Etymology
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supernumerary (adj.)
"exceeding a stated number," c. 1600, from Late Latin supernumarius "excess, counted in over" (of soldiers added to a full legion), from Latin super numerum "beyond the number," from super "beyond, over" (see super-) + numerum, accusative of numerus "number" (see number (n.)). As a noun from 1630s.
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numerable (adj.)

"capable of being counted or reckoned," 1570s, from Latin numerabilis "that can be counted or numbered," from numerare "to count, number," from numerus "a number" (see number (n.)). Related: Numerably.

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systematize (v.)
"make into a system," 1764, from French systématiser or a native formation from system (Greek stem systemat-) + -ize. Related: Systematized; systematizing.
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separatrix (n.)

a line or hooked line used to separate printed figures, originally with numerals and used where modern texts use a decimal point, 1650s, from Late Latin (linea) separatrix, feminine of separator, agent noun from separare "to pull apart" (see separate (v.)). It survives in proofreading.

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numeracy (n.)

"ability with or knowledge of numbers," 1957, on model of literacy, etc., from Latin numerus "a number" (see number (n.)).

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renumber (v.)

also re-number, "count again; fix a new number to," early 15c., from re- "again" + number (v.). Related: Renumbered; renumbering. Middle English also had renombren (mid-15c.), from Old French renombrer.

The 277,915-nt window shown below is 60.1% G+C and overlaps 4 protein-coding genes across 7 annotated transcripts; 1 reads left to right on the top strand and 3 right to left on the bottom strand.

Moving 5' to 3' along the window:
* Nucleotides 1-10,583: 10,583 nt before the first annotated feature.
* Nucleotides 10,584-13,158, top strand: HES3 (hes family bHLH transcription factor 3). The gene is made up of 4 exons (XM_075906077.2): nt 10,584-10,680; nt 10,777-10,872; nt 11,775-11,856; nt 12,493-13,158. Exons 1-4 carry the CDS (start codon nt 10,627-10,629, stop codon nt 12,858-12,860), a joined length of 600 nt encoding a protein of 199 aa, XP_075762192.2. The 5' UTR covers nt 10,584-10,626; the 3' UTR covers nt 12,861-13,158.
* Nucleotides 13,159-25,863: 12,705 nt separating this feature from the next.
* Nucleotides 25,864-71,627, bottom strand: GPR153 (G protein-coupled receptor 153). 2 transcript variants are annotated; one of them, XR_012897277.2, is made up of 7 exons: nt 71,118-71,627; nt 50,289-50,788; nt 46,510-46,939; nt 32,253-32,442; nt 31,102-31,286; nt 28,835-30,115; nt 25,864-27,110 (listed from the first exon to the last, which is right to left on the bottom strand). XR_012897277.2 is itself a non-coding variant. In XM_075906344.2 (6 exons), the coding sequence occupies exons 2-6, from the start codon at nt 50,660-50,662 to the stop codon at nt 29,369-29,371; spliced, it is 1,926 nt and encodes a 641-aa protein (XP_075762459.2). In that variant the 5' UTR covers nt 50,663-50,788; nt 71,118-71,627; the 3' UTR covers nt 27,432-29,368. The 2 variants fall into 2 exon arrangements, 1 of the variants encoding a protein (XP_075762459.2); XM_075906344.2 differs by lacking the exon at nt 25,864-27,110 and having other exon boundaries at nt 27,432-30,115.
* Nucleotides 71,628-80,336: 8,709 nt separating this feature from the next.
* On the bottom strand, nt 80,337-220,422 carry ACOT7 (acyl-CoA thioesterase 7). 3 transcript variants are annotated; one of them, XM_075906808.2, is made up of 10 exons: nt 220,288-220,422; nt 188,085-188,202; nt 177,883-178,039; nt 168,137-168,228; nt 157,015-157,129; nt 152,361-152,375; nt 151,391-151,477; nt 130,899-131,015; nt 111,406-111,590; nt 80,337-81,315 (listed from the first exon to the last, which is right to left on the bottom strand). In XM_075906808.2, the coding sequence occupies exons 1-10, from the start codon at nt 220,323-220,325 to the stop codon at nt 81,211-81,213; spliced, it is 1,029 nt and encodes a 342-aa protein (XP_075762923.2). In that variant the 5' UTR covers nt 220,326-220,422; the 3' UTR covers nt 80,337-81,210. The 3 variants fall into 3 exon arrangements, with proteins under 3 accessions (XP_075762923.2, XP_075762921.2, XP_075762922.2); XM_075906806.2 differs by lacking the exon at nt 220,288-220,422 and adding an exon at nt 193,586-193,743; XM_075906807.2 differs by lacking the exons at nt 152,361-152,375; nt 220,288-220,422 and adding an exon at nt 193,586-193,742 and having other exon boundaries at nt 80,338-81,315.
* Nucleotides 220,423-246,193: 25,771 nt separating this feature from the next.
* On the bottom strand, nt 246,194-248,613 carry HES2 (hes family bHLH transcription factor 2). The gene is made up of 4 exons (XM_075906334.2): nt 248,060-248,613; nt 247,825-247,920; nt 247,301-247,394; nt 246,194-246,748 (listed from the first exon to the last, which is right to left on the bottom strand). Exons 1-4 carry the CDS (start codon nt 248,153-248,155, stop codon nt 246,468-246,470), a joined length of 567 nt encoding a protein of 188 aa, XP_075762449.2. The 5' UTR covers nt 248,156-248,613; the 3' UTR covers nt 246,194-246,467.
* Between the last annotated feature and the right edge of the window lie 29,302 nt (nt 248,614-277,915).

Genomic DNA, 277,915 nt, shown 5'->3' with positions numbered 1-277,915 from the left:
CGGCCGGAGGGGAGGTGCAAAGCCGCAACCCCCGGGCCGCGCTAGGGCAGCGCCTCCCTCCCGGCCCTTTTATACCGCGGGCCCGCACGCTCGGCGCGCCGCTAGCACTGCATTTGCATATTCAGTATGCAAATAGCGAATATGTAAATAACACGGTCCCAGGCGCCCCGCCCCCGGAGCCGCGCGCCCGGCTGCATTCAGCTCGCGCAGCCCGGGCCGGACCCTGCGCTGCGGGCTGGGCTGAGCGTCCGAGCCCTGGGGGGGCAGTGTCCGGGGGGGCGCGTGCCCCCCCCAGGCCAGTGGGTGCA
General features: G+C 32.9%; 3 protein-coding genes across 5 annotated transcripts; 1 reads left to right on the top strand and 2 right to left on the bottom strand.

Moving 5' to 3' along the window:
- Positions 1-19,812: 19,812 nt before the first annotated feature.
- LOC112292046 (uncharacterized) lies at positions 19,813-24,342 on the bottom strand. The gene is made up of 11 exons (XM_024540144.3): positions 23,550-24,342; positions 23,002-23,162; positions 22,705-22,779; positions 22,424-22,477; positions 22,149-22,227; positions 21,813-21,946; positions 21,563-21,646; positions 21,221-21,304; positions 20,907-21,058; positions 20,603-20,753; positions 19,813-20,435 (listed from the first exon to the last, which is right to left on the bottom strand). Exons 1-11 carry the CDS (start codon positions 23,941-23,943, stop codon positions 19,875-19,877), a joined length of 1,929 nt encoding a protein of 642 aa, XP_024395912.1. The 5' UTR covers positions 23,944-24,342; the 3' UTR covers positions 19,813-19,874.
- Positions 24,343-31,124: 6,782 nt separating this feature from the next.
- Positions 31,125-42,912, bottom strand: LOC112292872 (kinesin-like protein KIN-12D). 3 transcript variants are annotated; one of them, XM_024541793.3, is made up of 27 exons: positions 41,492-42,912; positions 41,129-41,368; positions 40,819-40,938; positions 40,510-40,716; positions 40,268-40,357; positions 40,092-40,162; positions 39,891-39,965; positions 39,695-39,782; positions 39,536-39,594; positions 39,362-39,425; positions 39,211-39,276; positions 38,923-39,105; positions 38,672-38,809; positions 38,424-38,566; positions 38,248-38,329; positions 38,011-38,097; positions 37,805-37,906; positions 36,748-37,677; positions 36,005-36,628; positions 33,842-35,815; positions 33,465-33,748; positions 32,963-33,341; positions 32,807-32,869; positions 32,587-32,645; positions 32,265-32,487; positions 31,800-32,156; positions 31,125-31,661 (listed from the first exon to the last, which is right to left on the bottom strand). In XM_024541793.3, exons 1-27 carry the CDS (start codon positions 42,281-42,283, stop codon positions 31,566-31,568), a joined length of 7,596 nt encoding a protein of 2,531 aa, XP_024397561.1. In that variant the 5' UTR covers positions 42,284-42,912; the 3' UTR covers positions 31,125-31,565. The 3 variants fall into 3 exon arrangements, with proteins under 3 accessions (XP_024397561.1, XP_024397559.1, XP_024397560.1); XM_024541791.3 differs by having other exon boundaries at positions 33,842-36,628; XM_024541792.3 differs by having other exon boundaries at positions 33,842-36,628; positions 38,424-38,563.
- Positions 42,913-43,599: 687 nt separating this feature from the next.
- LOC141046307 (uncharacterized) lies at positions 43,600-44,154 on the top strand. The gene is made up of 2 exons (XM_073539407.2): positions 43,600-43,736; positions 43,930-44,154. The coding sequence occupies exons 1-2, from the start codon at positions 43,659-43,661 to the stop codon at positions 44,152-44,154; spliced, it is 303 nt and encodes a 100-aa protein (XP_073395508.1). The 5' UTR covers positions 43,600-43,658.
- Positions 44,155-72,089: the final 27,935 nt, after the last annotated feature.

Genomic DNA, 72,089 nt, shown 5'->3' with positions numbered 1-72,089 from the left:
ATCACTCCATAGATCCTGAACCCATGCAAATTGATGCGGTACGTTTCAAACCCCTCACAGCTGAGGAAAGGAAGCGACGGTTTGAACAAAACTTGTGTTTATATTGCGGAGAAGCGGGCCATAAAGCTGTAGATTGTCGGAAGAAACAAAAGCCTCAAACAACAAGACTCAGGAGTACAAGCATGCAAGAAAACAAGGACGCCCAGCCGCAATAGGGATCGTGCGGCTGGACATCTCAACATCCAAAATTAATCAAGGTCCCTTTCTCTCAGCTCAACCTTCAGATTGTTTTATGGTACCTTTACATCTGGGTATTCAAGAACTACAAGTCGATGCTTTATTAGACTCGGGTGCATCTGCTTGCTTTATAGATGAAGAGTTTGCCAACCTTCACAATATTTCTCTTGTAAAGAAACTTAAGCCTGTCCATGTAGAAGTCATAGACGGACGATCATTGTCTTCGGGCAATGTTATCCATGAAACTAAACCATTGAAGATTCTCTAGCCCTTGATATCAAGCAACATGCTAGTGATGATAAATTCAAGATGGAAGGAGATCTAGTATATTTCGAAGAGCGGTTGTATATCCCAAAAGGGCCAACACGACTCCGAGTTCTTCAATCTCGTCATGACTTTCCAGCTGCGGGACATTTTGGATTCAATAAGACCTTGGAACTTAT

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enumerate (v.)

"to count; ascertain or tell over the number of;" hence, "mention in detail, recapitulate," 1640s, from or modeled on Latin enumeratus, past participle of enumerare "to reckon up, count over, enumerate," from assimilated form of ex "out, out of" (see ex-) + numerare "to count, number," from numerus "number" (see number (n.)). Middle English had annumerate (early 15c.). Related: Enumerated; enumerating.

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numeration (n.)

early 15c., numeracioun, "method or process of numbering or calculating," from Latin numerationem (nominative numeratio) "a counting out, paying, payment," noun of action from past-participle stem of numerare "to count, number," from numerus "number" (see number (n.)). Meaning "act or process of counting the number of" is from mid-15c.

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numerate (adj.)

early 15c., "numbered, counted," from Latin numeratus "counted out," past participle of numerare "to count, to number," from numerus "a number" (see number (n.)). By 1959 as "acquainted with the basic principles of mathematics" (see numeracy).

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innumerate (adj.)
"unacquainted with the basic principles of mathematics," 1959, based on illiterate, with Latin numerus "a number" (see number (n.)). Related: Innumeracy.
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